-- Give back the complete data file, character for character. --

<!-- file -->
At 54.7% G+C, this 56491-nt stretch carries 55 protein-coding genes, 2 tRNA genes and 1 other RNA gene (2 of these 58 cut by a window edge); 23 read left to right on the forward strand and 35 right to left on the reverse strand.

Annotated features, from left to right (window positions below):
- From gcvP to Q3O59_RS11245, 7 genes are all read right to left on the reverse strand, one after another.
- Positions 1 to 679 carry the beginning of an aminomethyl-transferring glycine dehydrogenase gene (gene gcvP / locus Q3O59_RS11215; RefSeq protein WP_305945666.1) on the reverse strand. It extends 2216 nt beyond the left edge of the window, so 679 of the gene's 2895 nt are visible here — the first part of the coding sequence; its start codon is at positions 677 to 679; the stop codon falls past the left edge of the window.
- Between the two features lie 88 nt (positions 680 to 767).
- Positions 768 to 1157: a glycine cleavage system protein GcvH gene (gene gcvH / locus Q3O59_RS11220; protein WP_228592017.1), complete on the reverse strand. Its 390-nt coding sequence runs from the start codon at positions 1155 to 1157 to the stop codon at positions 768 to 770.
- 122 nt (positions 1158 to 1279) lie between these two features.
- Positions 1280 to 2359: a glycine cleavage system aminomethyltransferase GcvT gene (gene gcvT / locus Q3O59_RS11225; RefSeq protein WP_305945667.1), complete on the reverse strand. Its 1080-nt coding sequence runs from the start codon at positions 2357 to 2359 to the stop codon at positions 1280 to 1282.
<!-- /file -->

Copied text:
At 54.7% G+C, this 56491-nt stretch carries 55 protein-coding genes, 2 tRNA genes and 1 other RNA gene (2 of these 58 cut by a window edge); 23 read left to right on the forward strand and 35 right to left on the reverse strand.

Annotated features, from left to right (window positions below):
- From gcvP to Q3O59_RS11245, 7 genes are all read right to left on the reverse strand, one after another.
- Positions 1 to 679 carry the beginning of an aminomethyl-transferring glycine dehydrogenase gene (gene gcvP / locus Q3O59_RS11215; RefSeq protein WP_305945666.1) on the reverse strand. It extends 2216 nt beyond the left edge of the window, so 679 of the gene's 2895 nt are visible here — the first part of the coding sequence; its start codon is at positions 677 to 679; the stop codon falls past the left edge of the window.
- Between the two features lie 88 nt (positions 680 to 767).
- Positions 768 to 1157: a glycine cleavage system protein GcvH gene (gene gcvH / locus Q3O59_RS11220; protein WP_228592017.1), complete on the reverse strand. Its 390-nt coding sequence runs from the start codon at positions 1155 to 1157 to the stop codon at positions 768 to 770.
- 122 nt (positions 1158 to 1279) lie between these two features.
- Positions 1280 to 2359: a glycine cleavage system aminomethyltransferase GcvT gene (gene gcvT / locus Q3O59_RS11225; RefSeq protein WP_305945667.1), complete on the reverse strand. Its 1080-nt coding sequence runs from the start codon at positions 2357 to 2359 to the stop codon at positions 1280 to 1282.